China’s central bank announced a reduction in the amount of cash banks must hold as reserves on Saturday, capping a week that brought more signs of a slowing Chinese economy. The reserve requirement ratio for banks will drop by 50 basis points beginning next Friday, the second such cut since late November and a move which should ease a recent strain on new credit and loosen tight interbank liquidity. Most importantly, lending capacity could rise by 350-400 billion yuan and boost investor confidence after lackluster January loan numbers exacerbated worries over slower growth in the world’s second largest economy. While the latest RRR cut came as a surprise to some, observers differed on its implications. From The Financial Times:
HSBC’s economists said they expected bigger new loans and at least two additional 50bp reserve ratio cuts in the coming months. “Interest rate cuts will remain a secondary monetary policy tool of choice. We only look for a 25bp interest rate cut when headline CPI falls below 3 per cent, likely towards the middle of the year.”
But some disagree. “Markets should not take this RRR cut as a sign of a bigger monetary easing,” said Ting Lu, China economist at Bank of America Merrill Lynch. “We believe the RRR cut is merely part of the ongoing fine-tuning which was started in October 2011.”
The increased lending capacity should help China’s real estate market, which has seen an extended period of cooling. The policy decision by The People’s Bank of China came the same day that the National Statistics Bureau reported that China’s housing market experienced its worst performance since the government began releasing prices across 70 cities at the beginning of last year. None of the 70 cities surveyed saw an increase in home prices in January, and prices in 48 cities fell from December levels, stats which The China Daily attributed to the tightening measures introduced by Beijing to reel in China’s real estate market in 2011. Some Chinese cities may have already begun tweaking policy to dance around property market restrictions recently handed down from the central government, according to The Wall Street Journal:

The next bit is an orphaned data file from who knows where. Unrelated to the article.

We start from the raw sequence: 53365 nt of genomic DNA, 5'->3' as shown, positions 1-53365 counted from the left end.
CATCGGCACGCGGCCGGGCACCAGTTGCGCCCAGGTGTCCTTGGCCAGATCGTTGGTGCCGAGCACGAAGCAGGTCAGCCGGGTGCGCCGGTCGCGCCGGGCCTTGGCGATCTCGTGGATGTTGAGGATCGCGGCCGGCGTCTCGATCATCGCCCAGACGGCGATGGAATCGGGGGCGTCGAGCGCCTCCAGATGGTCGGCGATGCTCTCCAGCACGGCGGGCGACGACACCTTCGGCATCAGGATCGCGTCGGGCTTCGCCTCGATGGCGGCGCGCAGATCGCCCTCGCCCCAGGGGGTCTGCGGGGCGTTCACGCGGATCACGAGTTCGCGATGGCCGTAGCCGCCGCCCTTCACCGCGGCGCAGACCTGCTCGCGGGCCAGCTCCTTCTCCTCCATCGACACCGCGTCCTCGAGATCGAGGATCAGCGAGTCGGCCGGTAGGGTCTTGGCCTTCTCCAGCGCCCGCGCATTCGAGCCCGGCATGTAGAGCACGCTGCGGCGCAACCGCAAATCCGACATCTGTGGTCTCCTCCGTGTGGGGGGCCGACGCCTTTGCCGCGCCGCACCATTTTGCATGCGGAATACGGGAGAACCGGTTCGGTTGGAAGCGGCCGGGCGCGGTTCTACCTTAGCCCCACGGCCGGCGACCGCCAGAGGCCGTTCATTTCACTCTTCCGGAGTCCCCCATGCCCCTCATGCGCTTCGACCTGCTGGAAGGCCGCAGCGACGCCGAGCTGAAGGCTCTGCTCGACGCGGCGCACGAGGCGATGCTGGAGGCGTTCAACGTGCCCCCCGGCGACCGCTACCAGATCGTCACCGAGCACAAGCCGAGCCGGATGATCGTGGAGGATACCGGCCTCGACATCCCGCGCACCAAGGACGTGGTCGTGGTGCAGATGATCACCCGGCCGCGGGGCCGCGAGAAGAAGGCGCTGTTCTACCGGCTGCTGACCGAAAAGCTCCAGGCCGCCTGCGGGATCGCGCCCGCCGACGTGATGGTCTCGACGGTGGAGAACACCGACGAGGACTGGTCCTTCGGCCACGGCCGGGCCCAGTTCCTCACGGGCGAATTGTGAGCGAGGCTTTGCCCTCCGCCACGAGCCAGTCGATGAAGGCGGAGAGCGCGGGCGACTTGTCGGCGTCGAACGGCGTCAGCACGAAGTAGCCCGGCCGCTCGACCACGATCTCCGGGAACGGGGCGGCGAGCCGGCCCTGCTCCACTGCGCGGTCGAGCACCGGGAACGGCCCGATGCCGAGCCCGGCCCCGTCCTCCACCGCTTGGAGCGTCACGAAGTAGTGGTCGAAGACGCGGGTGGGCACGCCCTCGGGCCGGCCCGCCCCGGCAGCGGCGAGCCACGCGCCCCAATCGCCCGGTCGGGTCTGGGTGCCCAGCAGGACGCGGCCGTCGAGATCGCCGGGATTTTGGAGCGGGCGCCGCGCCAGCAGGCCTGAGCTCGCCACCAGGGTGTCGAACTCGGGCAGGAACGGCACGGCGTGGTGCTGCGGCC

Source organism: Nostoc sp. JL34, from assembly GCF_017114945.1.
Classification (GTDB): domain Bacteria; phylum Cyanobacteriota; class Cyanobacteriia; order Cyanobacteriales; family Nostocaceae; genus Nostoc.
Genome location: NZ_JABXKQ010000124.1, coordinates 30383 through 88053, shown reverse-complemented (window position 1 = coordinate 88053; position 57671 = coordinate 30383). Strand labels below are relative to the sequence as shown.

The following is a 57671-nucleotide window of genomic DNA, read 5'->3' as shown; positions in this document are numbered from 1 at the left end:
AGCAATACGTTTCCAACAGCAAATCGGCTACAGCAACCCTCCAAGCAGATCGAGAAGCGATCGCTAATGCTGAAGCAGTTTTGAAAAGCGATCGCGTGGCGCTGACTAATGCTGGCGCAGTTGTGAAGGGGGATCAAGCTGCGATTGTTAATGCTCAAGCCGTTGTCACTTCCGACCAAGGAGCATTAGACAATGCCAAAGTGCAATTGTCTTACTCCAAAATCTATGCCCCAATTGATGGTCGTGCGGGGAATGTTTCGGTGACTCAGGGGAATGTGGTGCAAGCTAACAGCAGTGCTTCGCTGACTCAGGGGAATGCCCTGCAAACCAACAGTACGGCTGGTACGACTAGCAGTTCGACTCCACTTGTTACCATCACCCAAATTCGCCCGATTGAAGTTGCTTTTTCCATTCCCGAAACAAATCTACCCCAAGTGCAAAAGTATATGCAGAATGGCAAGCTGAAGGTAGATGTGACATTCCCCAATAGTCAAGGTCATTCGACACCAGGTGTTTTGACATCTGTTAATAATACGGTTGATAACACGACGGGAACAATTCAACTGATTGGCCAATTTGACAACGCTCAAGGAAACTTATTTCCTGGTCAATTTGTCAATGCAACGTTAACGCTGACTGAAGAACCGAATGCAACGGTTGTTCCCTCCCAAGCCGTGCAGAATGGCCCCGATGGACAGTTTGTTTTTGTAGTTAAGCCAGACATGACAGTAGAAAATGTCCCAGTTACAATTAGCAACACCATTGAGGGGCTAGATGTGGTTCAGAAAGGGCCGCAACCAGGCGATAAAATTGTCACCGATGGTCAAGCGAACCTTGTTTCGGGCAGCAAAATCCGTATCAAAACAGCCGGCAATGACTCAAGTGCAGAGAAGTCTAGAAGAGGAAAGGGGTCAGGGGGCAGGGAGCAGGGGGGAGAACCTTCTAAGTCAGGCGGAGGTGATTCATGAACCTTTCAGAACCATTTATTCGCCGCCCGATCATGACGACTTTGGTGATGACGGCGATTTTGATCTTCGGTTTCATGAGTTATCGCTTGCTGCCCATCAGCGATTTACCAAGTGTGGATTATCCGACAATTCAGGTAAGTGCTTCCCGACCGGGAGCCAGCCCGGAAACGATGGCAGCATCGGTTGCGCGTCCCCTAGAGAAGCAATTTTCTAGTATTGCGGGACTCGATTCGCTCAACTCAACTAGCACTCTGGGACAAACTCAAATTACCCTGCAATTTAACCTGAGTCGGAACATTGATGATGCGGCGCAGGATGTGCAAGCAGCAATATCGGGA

Late last month, Zhongshan, an industrial city along the Pearl River Delta in southern China’s Guangdong province, raised the temporary price ceiling on newly built apartments to 6,590 yuan ($1,046) a square meter. The previous cap, set in November, was 5,800 yuan.
The new cap is 11% above last year’s average selling price of 5,935.6 yuan a square meter, so the increase matches the city’s GDP-growth target for 2012, Zhongshan’s housing and land bureaus said in a joint statement. By limiting the increase this way, they say, they are still adhering to directives from central and provincial authorities to maintain property-tightening measures this year and to further stabilize the prices of newly built homes. The rise in the average housing price in Zhongshan last year was about a percentage point below its GDP growth.
Zhongshan’s new cap increase may stand, but elsewhere the Anhui city of Wuhu scrapped a new home buyer subsidy policy almost as quickly as it announced it. Wuhu’s policy ran counter to comments this week by Wen Jiabao that China wouldn’t seek to relax real estate cooling measures, suggesting a disconnect between local officials and Beijing as the country attempts to balance out its housing bubble.
Finally, while the RRR reduction should provide some breathing room for China’s lenders, one analyst told Bloomberg that interest rate cuts will likely remain a “secondary monetary policy tool” as the government hopes to avoid rising inflation. Consumer prices rose 4.5% in January, reversing a steady decline from last summer’s high, though experts cautioned to take the data with a grain of salt in light of the Lunar New Year holiday.